Something to encourage you will be the fact you did get through the lockdown experience and showed your resilience and ability to ride the waves. Think back as well to other times when you have needed to rise to the challenge when facing major change or difficult events in your life. These show that you can do it. Now you face a new challenge. You can start to build the future, to not simply “get back to normal” but to have a new sense of purpose in which to believe, which means a leap forward rather than merely a bounce back.
As you prepare, be clear on your “sense of purpose” and on what work means for you as an individual.
What do you like about work?
What do you do well?
What are you most proud of in your work?
Deliberately, start thinking in a positive way about work and value the fact that you can play such a key part in your organisation.Reconnect with why it matters to you what you do and how you can contribute. Ensure your mindset is directed towards seeing a way ahead, knowing as you do that it will be bumpy. Here are four things that might help think yourself into a positive frame of mind:
(1) Remind yourself about the positive things about work and about your abilities and commitment. Go back time and time again to how well you managed the lockdown period. Remember other times when you face difficulties and overcame them. Acknowledge the strength you have and tap into it at the very time you, and your organisation, need it most.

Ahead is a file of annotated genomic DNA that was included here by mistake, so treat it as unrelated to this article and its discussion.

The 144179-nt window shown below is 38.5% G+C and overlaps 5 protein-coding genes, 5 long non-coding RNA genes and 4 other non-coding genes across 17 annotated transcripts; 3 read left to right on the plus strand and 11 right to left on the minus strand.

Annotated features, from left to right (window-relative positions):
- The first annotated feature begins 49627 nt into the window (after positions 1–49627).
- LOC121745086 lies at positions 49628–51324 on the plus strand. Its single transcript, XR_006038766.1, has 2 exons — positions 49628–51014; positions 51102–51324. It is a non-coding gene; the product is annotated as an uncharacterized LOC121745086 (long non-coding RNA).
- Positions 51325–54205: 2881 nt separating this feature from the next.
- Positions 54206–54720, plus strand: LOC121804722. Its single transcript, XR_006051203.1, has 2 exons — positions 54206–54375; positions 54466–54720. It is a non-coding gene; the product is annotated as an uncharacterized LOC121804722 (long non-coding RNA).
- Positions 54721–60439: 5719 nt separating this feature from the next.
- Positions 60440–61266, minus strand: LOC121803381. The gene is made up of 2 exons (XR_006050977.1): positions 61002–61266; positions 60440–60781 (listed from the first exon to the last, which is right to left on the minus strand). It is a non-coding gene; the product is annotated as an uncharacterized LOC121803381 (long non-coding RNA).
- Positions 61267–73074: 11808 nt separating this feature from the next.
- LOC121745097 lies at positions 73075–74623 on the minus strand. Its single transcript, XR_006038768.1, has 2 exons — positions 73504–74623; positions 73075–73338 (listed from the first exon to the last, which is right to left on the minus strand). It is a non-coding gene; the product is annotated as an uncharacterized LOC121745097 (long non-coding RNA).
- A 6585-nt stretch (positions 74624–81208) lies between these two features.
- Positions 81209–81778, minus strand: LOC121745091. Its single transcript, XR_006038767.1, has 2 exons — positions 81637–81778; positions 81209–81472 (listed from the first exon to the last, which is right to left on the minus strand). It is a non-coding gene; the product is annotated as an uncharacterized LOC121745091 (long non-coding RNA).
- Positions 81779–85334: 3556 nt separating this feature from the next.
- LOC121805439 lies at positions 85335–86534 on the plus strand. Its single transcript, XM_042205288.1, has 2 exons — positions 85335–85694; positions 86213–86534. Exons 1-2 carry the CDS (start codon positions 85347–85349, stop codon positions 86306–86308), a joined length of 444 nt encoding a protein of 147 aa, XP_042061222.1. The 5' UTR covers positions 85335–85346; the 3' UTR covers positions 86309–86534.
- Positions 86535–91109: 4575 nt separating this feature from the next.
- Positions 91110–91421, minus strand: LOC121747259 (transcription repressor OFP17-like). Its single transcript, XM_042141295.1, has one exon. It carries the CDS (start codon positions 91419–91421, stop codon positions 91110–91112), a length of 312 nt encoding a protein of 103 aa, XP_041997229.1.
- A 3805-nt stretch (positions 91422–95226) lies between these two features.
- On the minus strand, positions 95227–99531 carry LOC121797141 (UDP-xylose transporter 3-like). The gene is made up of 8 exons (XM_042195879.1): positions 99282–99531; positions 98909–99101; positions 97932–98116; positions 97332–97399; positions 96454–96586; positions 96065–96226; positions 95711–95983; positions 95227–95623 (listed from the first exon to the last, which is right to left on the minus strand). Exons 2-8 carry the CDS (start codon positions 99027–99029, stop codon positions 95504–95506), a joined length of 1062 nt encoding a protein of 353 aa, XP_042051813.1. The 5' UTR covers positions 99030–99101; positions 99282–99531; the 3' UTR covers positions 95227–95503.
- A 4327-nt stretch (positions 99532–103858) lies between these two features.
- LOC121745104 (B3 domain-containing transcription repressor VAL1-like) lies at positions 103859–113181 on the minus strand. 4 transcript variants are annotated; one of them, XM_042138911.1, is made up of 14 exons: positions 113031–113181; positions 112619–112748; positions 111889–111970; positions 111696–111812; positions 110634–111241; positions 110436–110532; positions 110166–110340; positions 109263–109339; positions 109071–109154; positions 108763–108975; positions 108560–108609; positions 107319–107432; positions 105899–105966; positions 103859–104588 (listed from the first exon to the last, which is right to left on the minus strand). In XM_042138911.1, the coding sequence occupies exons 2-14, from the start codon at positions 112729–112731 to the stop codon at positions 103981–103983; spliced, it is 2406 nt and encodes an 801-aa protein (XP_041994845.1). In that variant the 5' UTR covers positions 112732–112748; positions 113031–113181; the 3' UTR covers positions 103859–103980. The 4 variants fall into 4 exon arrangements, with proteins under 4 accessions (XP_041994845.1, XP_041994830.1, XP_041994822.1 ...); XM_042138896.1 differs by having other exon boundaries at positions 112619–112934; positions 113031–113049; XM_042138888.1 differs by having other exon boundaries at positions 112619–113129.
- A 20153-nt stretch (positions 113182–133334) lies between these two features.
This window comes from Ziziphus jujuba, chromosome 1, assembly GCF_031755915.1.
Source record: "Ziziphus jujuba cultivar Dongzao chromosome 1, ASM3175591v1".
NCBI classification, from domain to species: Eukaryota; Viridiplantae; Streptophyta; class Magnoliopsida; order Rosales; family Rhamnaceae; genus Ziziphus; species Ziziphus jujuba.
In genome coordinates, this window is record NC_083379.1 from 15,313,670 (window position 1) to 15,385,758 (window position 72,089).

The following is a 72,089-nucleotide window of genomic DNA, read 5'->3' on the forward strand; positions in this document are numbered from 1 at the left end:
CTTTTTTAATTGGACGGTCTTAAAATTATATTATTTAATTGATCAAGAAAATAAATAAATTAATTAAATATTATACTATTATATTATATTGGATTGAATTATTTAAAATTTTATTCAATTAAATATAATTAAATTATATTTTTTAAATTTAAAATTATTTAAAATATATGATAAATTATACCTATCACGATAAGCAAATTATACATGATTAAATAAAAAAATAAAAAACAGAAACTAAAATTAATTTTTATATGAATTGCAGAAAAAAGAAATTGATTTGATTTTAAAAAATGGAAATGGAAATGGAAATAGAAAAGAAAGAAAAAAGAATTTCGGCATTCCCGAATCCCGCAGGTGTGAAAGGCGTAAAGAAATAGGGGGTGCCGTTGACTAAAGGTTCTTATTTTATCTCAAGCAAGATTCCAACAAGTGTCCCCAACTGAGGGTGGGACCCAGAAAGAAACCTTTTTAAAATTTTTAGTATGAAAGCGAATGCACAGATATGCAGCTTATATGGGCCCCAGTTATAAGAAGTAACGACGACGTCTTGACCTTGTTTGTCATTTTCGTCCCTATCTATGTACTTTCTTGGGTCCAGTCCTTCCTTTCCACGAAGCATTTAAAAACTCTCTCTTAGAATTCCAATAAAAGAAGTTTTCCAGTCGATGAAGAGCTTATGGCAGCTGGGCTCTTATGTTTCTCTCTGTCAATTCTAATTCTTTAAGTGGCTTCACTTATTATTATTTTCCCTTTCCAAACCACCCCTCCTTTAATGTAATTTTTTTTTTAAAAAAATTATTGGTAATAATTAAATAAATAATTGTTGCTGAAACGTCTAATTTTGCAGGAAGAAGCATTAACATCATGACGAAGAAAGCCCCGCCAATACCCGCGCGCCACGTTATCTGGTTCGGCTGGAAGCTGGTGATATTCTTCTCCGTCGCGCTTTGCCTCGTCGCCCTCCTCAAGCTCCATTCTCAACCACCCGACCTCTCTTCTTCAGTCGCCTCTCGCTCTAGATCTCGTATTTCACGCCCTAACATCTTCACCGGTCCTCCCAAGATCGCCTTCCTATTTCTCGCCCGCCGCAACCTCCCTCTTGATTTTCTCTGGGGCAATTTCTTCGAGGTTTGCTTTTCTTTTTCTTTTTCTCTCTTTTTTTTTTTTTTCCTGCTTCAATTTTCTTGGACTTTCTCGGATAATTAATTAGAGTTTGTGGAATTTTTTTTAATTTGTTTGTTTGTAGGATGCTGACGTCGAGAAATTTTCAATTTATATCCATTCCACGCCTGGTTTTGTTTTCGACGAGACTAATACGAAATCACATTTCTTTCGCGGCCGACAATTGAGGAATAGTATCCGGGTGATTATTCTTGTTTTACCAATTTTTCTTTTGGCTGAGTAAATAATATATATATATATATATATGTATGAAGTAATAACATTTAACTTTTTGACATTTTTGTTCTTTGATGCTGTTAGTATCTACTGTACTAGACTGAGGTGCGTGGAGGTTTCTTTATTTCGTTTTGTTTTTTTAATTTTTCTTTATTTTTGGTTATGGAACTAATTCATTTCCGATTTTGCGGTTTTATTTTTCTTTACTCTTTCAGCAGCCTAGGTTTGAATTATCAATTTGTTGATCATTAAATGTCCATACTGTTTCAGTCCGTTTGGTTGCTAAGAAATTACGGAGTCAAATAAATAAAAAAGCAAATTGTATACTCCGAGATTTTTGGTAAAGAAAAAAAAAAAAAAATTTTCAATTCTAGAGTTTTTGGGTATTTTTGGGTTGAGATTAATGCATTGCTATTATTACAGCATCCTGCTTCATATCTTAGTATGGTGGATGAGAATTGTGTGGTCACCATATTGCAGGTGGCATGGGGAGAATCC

(2) Spend your time as much as possible with people who are feeling positive themselves and who can give you energy and encouragement. These are the “enablers” who can help us see the best in ourselves and in work. People who make you laugh or feel cheerful, those who try to see the prospects ahead. That is not disregarding others who are quieter or keep themselves to themselves, but here we are focused on you, and what you need in terms of positive energy.
(3) Keep a distance from those who drain your energy, who are full of negativity and who can only see the problems ahead. They weigh you down, weaken your resilience and dent your enthusiasm.
(4) Value the other aspects of your life which during the last few weeks have become even more precious to you. Seek out the people and places who seem to make things better and with whom you most like spending time. Look to them for support and encouragement to stay positive. Keep to a new resolve to balance your life, making more time for those aspects which you discovered during lockdown that mattered to you. This may require an open and honest conversation with your manager, but they will listen and show compassion – they have been through this too.
You may not be able to achieve this all the time but create as many opportunities as you can to put yourself in a working environment that supports and energises you. Your personal engagement levels will rise, your sense of purpose will strengthen. After all, look at what you have been through already. You have achieved more than “bounce back” you have positively leapt forward.
Next, and final bulletin due on Friday14 August: Getting the right balance for you
If you would like to discuss the relevance to your organisation, please call us